The state has appointed a new receiver for the Paul A. Dever Elementary School: former Boston Public Schools commissioner and Boston Latin School headmaster Michael Contompasis.
The long-struggling Dever is a Level 5 underperforming school on Columbia Point that has been in state-mandated receivership for years. Contompasis replaces Jeffrey Riley, commissioner of the Massachusetts Department of Elementary and Secondary Education, who, in turn, had just replaced temporary receiver Tommy Chang, who stepped down as superintendent of the public school system earlier this year.
In a letter announcing the appointment, Riley said Contompasis “will work closely alongside” the Dever’s principal, Todd Fishburn. “I am confident in their combined ability to build upon the progress Dever has already made and address student’s needs,” Riley wrote.
The Dever has had a rocky few years in receivership, with the K1-5 school currently in its fourth year of Level 5 turnaround.
Chang took over the post in July 2017, after the Newton-based nonprofit Blueprint Schools Network did not renew its three-year contract for the role. The turnaround school saw some academic improvement under the nonprofit’s oversight, including a boost in math scores.
In August 2017, the state determined that the Dorchester school would remain in “chronically underperforming status,” and the turnaround plan was renewed for three years. A letter renewing the plan touted improvements in “student learning and achievement” leading to a more positive school culture for students and staff. But, it also noted, “student performance on English language arts (ELA) and mathematics state assessments are not yet showing a consistent positive trajectory.”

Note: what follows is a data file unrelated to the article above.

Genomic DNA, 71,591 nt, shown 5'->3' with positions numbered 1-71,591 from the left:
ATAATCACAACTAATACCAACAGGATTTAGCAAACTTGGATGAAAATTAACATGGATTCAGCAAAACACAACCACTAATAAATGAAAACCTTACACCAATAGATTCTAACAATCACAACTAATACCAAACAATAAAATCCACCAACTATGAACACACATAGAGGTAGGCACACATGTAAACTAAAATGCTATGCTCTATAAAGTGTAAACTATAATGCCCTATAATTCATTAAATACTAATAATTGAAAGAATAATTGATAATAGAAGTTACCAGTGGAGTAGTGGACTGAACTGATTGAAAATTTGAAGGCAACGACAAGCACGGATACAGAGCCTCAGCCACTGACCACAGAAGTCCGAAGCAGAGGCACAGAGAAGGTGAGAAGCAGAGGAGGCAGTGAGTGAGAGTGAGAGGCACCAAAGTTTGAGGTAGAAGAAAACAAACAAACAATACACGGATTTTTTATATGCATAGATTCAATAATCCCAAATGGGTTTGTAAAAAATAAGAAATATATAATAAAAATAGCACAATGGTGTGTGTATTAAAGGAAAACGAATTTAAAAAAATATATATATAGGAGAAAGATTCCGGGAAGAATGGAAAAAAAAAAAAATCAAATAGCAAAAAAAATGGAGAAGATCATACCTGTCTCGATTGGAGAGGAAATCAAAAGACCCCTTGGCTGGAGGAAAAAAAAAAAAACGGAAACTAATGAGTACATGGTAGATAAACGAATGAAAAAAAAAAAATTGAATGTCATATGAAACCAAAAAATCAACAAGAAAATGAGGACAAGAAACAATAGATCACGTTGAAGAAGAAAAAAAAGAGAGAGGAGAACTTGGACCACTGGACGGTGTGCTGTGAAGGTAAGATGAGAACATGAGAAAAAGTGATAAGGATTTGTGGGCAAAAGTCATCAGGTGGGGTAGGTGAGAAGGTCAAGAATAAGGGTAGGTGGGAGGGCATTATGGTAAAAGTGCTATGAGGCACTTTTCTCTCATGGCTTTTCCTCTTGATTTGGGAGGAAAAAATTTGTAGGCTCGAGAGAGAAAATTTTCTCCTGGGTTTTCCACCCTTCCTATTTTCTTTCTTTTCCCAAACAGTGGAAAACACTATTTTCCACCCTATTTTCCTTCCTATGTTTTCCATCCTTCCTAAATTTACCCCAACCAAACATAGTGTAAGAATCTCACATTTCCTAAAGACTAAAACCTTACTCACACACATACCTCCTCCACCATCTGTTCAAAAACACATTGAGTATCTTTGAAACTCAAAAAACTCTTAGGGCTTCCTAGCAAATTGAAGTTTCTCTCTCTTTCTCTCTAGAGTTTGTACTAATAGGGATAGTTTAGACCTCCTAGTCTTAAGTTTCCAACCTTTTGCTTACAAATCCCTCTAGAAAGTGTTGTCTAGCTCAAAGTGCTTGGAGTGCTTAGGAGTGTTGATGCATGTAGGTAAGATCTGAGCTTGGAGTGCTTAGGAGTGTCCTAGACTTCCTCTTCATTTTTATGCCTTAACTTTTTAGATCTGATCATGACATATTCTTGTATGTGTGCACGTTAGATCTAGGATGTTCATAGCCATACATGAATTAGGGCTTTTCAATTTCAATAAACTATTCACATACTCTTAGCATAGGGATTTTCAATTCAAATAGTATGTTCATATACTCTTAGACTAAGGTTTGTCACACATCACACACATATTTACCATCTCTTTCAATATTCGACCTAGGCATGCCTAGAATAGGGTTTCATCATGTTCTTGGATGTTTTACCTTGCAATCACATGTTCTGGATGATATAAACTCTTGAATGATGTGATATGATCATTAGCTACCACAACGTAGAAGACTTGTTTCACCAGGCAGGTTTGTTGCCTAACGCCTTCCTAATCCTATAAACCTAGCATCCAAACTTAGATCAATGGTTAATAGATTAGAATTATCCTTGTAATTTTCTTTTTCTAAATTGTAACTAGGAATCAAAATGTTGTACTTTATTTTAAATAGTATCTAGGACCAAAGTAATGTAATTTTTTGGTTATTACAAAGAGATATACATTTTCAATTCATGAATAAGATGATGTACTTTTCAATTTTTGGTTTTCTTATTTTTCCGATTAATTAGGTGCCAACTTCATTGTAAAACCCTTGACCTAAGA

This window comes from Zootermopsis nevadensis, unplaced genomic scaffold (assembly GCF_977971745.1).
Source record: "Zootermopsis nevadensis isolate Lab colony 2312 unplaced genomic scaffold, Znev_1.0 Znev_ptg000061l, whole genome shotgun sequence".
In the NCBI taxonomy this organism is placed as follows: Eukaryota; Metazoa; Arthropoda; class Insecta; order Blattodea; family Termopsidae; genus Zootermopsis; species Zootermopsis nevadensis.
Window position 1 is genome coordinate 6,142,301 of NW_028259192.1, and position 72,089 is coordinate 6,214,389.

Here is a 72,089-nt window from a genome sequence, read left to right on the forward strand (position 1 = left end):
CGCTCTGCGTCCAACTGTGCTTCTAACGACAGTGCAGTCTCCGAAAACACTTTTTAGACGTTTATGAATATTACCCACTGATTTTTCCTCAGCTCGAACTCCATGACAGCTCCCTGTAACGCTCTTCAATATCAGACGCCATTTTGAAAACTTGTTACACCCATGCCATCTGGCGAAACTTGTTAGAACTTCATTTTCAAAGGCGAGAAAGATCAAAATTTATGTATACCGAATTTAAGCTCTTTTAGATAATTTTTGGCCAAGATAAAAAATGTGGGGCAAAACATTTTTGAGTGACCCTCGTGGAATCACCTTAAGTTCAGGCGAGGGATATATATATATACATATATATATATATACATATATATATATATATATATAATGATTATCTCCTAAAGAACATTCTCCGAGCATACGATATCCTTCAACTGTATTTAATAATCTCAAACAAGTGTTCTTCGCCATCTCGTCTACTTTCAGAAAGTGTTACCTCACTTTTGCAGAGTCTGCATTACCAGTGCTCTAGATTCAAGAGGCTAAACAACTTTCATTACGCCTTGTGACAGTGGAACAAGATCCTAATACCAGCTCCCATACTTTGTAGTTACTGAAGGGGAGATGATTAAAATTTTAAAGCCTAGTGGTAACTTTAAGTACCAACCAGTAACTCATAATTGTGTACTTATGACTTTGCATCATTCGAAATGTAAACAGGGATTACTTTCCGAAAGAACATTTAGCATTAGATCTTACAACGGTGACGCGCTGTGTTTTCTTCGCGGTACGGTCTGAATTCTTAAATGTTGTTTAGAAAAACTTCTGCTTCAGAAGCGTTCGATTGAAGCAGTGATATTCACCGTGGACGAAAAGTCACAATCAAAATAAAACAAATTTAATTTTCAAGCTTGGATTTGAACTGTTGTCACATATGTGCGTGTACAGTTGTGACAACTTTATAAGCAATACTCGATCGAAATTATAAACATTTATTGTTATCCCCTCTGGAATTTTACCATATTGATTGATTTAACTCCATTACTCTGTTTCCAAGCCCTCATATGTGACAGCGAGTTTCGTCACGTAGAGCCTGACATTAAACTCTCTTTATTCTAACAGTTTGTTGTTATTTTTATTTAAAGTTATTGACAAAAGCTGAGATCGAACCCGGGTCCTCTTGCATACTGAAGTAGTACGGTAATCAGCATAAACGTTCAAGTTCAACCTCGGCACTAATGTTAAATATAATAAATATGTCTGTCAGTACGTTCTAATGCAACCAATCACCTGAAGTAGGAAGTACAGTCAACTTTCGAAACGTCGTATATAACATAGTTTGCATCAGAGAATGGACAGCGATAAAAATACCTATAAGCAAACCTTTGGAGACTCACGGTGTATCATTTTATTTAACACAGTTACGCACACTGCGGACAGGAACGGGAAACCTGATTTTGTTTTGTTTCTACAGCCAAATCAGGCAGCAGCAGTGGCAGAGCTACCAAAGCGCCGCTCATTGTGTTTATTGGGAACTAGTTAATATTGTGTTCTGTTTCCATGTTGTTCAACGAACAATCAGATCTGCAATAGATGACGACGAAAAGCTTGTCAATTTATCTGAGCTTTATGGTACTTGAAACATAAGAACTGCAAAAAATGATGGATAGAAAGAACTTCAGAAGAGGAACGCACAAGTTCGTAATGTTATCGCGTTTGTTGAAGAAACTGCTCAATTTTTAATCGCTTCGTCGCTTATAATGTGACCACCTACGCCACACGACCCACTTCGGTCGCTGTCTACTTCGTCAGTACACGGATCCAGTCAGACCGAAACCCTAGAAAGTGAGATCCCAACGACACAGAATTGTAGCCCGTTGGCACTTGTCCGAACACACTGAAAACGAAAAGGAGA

Students at the Dever school are largely non-white, according to state data. About 25 percent are African-American, 61 percent are Hispanic, 6 percent are Asian, and 5 percent are white. Of the student body, about 57 percent speak something other than English as their first language and 47.5 percent are English Language Learners.
The Dever serves a large population of vulnerable students, with 80.6 percent of the student “economically disadvantaged” and 91 percent of the students classified as “high needs.” About 14 percent are students with disabilities.
Chang amended the turnaround plan in his time as receiver. The school’s calendar did not align with the broader district, resulting in 10 to 20 percent less student attendance for Dever students on days when BPS was not in session. The state approved Chang’s move to reduce the number of student days from 186 days to 180 and increase the length of the student day by 10 minutes each day.
Contompasis has a long career with the Boston Public Schools, beginning as a biology and chemistry teacher at East Boston High School and later teaching at Hyde Park High School and Boston Latin School. He was headmaster at Latin from 1976 to 1998. Before serving as superintendent of the school system from 2005 to 2007, he had been the chief operating officer for the BPS for about seven years. He returned as interim headmaster of BLS in 2016, after serving in the non-profit sector for a time as a senior field director of Mass Insight Education.
(Editor's note: This story was updated on Aug. 20 with earlier coverage on math improvements.)